This section of your law school resume is necessary. It gives the admissions committee an overview of your professional interests, skills you’ve developed, and key achievements.
If you don’t have any professional experience yet, use it to list your:
- internship experience
- volunteer work
- community involvement.
The rule of thumb is to focus on what’s relevant.
One of the biggest mistakes people make is treat their professional experience as a laundry list of everything they’ve ever done. This is not how you do it.
Try this instead:
- List your relevant experience in bullet points.
- Follow the reverse-chronological order.
- List the job title, company name, and dates.
- Put up to 6–7 bullet points for each position.
- Try to go beyond your responsibilities, and put your achievements in the limelight.
- Use resume action verbs. They highlight your skills and show what you actually did.
- Quantify your experience bullets with percentages and numbers.
Here’s an example of what a professional experience section on your law school resume could look like:
Example Law School Resume—Professional Experience
- Researched and prepared materials for internal and external communications. Delivered company presentations and Q&A sessions at 20+ industry events.
- Helped to coordinate trade shows, search engine optimization activities, and creation of marketing campaigns.
- Conducted market research, analyzed competitors’ activity, and identified customer needs.
- Worked closely with key internal stakeholders to communicate the brand and business unit position.
- Wrote 70+ search engine and user-intent optimized articles that increased website traffic by 150% and improved conversion rate indicators by .5 percent over two consecutive quarters.
Pro Tip: Spell out your experience in a language understandable to an average person. Avoid industry-specific abbreviations and buzzwords that may not resonate with people who don’t have specialized knowledge.
How is this kind of experience relevant to your future career as a lawyer?
To cut a long story short—
It’s centered around your transferable skills, such as critical thinking, or written and oral communication.
You honed them elsewhere, but you’ll need need them as a lawyer on a daily basis.
Be selective, and focus on the relevant stuff.
Want to learn more about the best skills for your law school resume? Here’s an article to help you out: The Best Skill Set for a Resume (99+ Skills Examples for All Types of Jobs)
Let’s spell it out once more—
If the experience section of your resume is done right, you’ve already described your key skills.
That’s why making a separate section for skills on your law school application resume isn’t obligatory.
But if you do decide to include it, make sure it’s done right!
Relevance is key.
Showcase the skills that can really help you as a student and in your future career.
If your experience section has examples of these, you can make them even more prominent by putting them on a list.
Here are some more ideas for soft skills you might want to include:
Adding some hard or technical skills won’t do harm but make sure they are relevant:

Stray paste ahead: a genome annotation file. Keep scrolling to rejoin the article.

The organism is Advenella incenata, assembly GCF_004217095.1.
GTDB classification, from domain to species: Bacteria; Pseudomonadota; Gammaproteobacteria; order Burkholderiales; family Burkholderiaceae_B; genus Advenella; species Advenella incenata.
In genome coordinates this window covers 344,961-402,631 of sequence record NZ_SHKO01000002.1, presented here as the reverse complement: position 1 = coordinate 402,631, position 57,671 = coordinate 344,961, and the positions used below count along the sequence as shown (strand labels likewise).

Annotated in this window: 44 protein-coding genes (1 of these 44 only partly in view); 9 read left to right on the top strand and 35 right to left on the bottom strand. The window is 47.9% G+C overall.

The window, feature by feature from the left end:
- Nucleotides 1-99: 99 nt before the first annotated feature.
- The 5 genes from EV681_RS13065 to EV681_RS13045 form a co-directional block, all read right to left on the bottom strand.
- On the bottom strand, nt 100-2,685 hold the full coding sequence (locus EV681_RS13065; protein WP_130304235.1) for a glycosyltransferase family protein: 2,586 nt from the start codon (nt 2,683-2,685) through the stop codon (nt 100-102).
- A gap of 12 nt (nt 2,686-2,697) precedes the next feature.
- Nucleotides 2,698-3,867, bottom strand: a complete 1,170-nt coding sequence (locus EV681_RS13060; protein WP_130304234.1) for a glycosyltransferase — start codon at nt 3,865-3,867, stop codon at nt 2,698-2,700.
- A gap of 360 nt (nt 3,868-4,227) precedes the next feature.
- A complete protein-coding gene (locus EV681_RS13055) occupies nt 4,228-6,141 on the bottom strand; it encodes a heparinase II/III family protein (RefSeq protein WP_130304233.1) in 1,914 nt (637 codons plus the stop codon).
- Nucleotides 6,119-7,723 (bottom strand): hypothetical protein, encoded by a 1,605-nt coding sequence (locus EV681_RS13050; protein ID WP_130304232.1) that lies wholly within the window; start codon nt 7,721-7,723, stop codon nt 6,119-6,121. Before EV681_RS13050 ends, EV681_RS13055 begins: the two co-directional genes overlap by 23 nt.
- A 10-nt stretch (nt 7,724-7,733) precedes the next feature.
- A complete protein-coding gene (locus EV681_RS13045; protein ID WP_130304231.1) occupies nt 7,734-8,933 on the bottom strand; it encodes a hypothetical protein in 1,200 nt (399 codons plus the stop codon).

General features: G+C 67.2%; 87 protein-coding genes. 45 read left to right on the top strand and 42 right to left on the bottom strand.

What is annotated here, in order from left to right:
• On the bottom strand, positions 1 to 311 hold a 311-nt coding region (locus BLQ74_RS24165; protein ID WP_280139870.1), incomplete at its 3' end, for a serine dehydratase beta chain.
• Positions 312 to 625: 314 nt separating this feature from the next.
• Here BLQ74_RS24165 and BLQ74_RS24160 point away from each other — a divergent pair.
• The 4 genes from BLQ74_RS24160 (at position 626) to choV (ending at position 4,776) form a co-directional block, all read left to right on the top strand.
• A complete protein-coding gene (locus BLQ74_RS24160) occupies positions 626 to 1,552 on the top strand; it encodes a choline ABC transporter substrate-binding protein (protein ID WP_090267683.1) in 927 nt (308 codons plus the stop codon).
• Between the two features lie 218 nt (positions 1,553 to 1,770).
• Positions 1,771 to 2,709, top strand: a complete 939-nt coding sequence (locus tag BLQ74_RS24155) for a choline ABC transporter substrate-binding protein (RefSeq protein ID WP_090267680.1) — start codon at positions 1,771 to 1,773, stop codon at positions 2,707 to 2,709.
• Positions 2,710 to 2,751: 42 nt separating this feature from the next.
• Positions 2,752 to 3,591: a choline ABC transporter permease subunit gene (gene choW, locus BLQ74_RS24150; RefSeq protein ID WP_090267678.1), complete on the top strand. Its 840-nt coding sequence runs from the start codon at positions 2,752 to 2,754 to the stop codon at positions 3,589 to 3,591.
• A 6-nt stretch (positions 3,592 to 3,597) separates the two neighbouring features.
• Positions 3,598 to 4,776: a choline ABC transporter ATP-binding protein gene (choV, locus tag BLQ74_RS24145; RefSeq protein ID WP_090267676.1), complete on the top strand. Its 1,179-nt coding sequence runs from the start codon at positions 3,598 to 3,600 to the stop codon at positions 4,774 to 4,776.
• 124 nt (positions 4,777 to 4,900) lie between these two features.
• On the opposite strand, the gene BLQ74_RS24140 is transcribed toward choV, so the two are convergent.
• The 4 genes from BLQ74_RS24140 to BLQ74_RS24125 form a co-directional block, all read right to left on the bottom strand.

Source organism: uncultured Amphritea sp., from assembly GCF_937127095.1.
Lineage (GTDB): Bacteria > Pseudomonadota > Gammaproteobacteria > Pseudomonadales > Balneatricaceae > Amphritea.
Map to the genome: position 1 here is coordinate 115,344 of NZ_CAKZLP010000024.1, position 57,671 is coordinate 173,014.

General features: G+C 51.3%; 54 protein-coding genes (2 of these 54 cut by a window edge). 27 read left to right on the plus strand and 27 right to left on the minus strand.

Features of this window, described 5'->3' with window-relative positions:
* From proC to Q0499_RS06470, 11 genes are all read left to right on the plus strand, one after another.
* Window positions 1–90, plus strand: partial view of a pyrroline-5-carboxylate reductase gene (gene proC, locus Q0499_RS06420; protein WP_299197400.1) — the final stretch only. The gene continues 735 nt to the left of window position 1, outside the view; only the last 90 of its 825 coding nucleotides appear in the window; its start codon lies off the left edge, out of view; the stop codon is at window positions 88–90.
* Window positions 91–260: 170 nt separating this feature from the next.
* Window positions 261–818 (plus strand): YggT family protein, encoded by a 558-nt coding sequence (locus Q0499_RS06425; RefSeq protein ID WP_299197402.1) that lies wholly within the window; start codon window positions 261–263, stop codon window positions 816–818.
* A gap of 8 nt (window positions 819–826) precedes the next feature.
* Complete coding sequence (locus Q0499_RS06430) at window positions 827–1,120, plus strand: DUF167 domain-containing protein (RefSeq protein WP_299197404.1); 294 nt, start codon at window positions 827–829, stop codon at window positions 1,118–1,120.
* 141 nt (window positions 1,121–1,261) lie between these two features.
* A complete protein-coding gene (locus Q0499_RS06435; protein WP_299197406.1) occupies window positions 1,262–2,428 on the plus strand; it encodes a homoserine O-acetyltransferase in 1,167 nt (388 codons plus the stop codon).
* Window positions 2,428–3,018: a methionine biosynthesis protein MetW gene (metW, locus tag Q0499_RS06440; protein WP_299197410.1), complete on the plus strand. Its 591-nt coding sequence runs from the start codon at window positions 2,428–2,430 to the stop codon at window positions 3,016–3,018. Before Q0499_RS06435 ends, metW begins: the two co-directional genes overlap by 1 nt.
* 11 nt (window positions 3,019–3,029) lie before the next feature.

- Google Analytics
- Python for language research
- Research databases
It’s best if your skills aren’t taken out of thin air, but are reflected in your education and professional experience section bullets.
Pro Tip: If you can’t think of more than one or two skills for your law school admission resume, consider merging skills and interests sections into one.
If you’re not sure how to identify the skills you could showcase on your resume, here’s an article you might want to read: 99 Key Skills for a Resume (Best List of Examples for All Types of Jobs)
When making a resume in our builder, drag & drop bullet points, skills, and auto-fill the boring stuff. Spell check? Check. Start building a professional resume template here for free.
When you’re done, Zety’s resume builder will score your resume and tell you exactly how to make it better.
5. Volunteer Work and Community Involvement
Showing you care about others will earn you extra points.
Admissions committees members are on the lookout for active and engaged students.
Here’s an example of what this section could look like on your law school resume:
Law School Resume Example—Volunteer Work
Big Brothers Big Sisters of America
- English language tutor and mentor to a 6th-grade student from an underprivileged immigrant family
Casa Pietro Soup Kitchen
- Voluntarily worked as a part of kitchen staff to prepare meals twice a month
St. Peters’ Dog Shelter
- Organized three fundraiser events and collected $5000+ for building restoration
Want to learn more about listing your volunteer work on a resume? We have a dedicated guide to dispel all your doubts: How to List Volunteer Work on Your Resume [+Sample]
6. Awards and Honors
As a matter of fact, this could just as well be part of your education section.
If you received awards and honors that don’t have much to do with your education, you can create a dedicated section on your law school resume format.
In fact, we have a dedicated guide that shows you exactly how to put all kinds of achievements on your resume. Check this out: Achievements to Put on a Resume - Complete Guide (30+ Examples)
There are two ways in which you can present your professional and academic affiliations on a law school resume: